Anglican ethos in the classroom

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Anglican ethos is something much talked about by both school leadership and the church but what does it look like for a classroom teacher? This is something the Anglican Schools in Southern Queensland are trying to address. Here is a profile from the eighth edition of Experiri (Term 4 2014) and was contributed by Stephen Harrison, Director of Mission at the Anglican Schools Commission.

Experiri is a quarterly newsletter presenting stories of innovation in school ministry from Australia and beyond. Each edition provides two or three profiles of  innovative strategies that have been developed in response to challenges or emerging issues for chaplains or others in Anglican Schools, including Heads and Religious Educators. Until now Experiri was an emailed newsletter but in  the coming months some of the previous profiles will be posted here.


What was the need or challenge being addressed?

It was identified that while Heads may have the most impact organisationally on the Christian and Anglican ethos of a school, it is teachers who have the greatest impact on students through their daily interactions with them. Clearly if a particular ethos was to be developed in a school the classroom is the primary unit needing attention. It was felt that something needed to be produced that would guide teachers on how they may express an Anglican ethos in the classroom in concrete and practical ways.

What was the response to the need?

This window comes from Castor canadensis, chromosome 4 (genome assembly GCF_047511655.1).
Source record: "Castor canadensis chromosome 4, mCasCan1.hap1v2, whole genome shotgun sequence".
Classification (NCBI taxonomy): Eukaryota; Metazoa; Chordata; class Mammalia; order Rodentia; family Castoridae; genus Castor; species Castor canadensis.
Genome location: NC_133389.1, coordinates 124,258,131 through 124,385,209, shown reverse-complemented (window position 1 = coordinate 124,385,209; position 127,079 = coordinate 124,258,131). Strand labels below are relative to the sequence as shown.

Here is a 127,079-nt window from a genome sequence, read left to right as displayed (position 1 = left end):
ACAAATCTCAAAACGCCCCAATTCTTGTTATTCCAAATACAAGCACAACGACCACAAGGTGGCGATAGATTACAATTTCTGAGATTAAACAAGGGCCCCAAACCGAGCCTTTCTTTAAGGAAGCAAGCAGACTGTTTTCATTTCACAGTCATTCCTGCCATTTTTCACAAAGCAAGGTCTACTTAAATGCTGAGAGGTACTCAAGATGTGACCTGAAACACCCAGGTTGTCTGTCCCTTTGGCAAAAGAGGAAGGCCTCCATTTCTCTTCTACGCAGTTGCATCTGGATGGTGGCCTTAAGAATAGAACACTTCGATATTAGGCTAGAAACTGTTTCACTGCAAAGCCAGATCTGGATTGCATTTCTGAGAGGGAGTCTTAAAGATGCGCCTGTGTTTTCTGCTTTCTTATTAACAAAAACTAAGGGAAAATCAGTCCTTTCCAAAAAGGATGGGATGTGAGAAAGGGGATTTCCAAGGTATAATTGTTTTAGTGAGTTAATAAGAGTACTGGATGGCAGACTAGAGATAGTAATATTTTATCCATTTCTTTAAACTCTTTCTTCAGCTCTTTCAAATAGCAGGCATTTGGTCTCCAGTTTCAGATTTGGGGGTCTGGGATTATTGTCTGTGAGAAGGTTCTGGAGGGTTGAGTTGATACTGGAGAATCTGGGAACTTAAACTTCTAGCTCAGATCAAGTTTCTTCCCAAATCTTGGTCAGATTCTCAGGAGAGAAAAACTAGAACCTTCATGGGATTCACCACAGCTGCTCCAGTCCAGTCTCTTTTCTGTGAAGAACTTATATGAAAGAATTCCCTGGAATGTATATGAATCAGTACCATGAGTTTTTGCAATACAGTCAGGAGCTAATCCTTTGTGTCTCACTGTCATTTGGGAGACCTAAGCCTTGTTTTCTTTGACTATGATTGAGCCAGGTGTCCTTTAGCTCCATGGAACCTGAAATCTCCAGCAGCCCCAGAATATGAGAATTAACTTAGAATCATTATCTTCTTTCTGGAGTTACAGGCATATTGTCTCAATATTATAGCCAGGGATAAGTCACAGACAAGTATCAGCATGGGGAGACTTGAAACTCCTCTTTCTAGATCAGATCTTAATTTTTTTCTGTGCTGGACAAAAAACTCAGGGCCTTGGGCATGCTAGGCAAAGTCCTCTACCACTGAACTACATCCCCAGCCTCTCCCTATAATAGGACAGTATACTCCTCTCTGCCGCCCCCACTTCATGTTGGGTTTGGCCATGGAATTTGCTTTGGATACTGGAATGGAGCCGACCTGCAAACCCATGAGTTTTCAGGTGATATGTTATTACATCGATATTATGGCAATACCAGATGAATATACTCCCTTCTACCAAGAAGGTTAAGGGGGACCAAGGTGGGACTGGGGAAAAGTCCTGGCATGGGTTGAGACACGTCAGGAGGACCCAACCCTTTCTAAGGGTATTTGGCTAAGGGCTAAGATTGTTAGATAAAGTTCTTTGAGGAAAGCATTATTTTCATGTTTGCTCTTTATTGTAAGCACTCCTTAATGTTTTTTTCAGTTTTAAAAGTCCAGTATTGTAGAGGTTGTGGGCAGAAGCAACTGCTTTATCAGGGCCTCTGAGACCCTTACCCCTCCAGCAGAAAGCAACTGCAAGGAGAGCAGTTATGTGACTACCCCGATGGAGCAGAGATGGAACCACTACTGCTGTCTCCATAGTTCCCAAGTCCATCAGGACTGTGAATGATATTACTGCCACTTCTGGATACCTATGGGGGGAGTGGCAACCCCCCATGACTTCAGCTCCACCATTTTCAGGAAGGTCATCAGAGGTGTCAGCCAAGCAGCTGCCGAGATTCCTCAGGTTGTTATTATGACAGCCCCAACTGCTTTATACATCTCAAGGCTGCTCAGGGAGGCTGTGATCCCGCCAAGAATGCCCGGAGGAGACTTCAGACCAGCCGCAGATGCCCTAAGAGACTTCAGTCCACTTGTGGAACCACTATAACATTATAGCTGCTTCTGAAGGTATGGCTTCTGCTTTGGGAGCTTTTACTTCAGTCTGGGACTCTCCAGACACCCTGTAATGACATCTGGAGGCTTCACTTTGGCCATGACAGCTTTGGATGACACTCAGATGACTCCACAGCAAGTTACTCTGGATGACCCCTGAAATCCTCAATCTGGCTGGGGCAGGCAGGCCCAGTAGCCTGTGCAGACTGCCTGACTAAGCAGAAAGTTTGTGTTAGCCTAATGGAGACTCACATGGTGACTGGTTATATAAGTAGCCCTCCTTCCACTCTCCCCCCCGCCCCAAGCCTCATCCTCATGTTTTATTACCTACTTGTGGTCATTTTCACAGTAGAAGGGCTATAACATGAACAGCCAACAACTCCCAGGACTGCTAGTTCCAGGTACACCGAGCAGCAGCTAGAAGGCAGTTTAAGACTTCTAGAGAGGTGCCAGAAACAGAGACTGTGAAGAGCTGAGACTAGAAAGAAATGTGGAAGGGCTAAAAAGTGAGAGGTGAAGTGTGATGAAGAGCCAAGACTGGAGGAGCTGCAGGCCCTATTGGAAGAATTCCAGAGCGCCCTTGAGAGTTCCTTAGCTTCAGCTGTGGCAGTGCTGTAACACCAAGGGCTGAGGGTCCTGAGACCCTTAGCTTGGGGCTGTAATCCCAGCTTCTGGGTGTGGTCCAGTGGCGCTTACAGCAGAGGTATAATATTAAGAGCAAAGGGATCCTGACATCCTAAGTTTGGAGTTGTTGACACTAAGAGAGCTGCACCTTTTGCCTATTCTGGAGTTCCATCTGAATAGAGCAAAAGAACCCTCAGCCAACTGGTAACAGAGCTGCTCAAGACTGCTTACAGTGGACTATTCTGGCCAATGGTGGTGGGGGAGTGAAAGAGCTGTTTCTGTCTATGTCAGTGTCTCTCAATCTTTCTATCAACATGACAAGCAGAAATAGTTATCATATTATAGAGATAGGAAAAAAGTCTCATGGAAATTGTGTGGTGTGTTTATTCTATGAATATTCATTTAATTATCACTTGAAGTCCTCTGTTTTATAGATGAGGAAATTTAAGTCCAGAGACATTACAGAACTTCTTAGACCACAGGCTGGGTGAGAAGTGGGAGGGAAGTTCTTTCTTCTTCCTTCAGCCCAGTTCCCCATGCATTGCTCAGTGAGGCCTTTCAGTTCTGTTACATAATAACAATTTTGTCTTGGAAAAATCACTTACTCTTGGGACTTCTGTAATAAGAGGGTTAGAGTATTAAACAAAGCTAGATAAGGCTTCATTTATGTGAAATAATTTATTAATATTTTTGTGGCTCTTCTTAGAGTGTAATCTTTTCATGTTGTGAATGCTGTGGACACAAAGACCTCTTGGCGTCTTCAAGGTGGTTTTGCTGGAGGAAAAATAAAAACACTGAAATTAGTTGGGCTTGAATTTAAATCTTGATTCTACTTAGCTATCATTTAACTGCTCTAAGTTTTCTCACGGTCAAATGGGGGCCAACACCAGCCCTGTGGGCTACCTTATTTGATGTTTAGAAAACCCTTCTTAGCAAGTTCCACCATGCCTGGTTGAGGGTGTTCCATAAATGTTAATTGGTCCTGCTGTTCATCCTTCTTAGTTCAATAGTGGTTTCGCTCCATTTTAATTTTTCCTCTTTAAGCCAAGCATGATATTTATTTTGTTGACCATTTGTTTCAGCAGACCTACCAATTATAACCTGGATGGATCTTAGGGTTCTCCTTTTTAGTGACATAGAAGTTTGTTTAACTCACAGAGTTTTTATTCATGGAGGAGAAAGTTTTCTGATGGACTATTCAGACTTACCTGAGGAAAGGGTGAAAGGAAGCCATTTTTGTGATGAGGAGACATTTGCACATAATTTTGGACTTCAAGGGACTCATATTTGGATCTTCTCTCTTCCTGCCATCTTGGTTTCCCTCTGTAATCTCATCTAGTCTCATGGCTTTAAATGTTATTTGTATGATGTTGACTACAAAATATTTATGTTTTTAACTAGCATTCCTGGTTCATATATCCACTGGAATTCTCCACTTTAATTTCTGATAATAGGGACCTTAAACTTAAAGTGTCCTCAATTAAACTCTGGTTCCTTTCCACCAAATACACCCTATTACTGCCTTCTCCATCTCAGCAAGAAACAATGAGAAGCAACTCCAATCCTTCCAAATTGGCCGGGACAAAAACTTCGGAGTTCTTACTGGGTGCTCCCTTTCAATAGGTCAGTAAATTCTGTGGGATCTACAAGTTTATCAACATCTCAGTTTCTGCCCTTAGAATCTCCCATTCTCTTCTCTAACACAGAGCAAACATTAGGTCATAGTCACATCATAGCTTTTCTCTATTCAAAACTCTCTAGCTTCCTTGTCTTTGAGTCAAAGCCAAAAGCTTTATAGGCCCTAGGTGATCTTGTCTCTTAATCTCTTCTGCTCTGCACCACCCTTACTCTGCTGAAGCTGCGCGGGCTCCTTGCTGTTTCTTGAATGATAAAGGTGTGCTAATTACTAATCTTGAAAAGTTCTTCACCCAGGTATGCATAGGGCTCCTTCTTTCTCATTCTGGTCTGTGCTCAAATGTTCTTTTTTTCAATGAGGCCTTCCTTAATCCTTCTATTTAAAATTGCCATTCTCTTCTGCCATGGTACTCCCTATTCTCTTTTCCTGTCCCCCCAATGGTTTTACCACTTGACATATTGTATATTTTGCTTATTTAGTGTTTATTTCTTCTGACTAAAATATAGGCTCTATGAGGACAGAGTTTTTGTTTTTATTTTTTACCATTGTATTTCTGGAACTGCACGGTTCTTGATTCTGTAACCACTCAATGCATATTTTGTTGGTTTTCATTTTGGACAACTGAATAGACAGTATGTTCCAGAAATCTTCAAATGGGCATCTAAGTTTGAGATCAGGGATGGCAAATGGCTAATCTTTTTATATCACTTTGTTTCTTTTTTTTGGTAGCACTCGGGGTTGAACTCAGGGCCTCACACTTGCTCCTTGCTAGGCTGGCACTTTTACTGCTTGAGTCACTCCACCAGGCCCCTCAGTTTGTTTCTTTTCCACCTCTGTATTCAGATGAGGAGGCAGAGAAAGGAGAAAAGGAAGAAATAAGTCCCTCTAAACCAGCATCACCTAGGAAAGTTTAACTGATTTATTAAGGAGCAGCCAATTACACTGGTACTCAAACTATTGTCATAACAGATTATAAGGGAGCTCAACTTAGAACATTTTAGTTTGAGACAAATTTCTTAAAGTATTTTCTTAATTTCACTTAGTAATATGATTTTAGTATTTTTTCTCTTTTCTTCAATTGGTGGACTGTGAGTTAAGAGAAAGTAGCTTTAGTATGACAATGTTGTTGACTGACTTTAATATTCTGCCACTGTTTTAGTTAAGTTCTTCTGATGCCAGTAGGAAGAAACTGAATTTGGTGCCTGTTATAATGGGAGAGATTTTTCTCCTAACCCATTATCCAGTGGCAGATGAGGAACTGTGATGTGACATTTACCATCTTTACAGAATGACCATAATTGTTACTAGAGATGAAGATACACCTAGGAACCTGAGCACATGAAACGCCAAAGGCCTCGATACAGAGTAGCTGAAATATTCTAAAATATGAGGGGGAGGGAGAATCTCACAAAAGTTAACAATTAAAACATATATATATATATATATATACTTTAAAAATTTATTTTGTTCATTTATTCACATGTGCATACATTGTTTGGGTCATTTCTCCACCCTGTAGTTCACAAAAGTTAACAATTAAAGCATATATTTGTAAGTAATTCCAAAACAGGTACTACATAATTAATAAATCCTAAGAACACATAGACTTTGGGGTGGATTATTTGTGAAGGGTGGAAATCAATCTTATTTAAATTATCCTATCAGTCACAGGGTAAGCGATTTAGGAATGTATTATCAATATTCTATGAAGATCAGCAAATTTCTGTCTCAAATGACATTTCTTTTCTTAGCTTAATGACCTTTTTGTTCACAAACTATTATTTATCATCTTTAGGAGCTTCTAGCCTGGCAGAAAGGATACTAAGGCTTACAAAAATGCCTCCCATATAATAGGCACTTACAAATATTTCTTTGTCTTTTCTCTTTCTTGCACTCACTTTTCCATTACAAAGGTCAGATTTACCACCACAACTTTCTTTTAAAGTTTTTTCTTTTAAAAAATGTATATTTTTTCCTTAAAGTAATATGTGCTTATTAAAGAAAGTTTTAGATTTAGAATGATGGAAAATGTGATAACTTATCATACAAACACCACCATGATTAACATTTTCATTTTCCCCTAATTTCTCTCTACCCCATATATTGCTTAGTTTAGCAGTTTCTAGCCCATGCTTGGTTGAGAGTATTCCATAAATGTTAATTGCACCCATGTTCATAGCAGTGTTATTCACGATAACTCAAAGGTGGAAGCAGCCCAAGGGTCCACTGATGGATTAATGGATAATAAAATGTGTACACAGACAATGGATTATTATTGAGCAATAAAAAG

A single page document called “Anglican ethos in the classroom” was developed that provided fourteen ways that teachers might develop Anglican Ethos. These statements were generated by considering the existing ethos statement in Queensland as well as national and international commentary on what makes an Anglican ethos. Current issues and problems confronted by those trying to build an Anglican ethos in schools were also taken into account and addressed. Wide consultation was sought in creating the document. In developing the document it was hoped that all teachers in Anglican School wether they are Christian or not might find the statements useful and be able to apply them in their practice. While most of the statements are easy to understand professional development on the document will be critical to its successful implementation.Anglican Ethos

What was the impact?

The document has only just be released but it has so far been well received by those who have seen it. A trial professional development session was run in one school and the feedback was that the document has been embraced. Some schools have already used it as the basis of their own professional development.

What were the greatest challenges?

The greatest challenge was to make the document truly reflective of an Anglican Ethos. It is recognised that any one of the statements will not be particularly Anglican and may be common to many Christian denominations. It is hoped however that as a set of statements they do represent the Anglican way of Christianity. It is also recognised that this document does not say everything that it could say, but that it is a first and important step in helping teachers think about and create a classroom with a Christian and Anglican feel.

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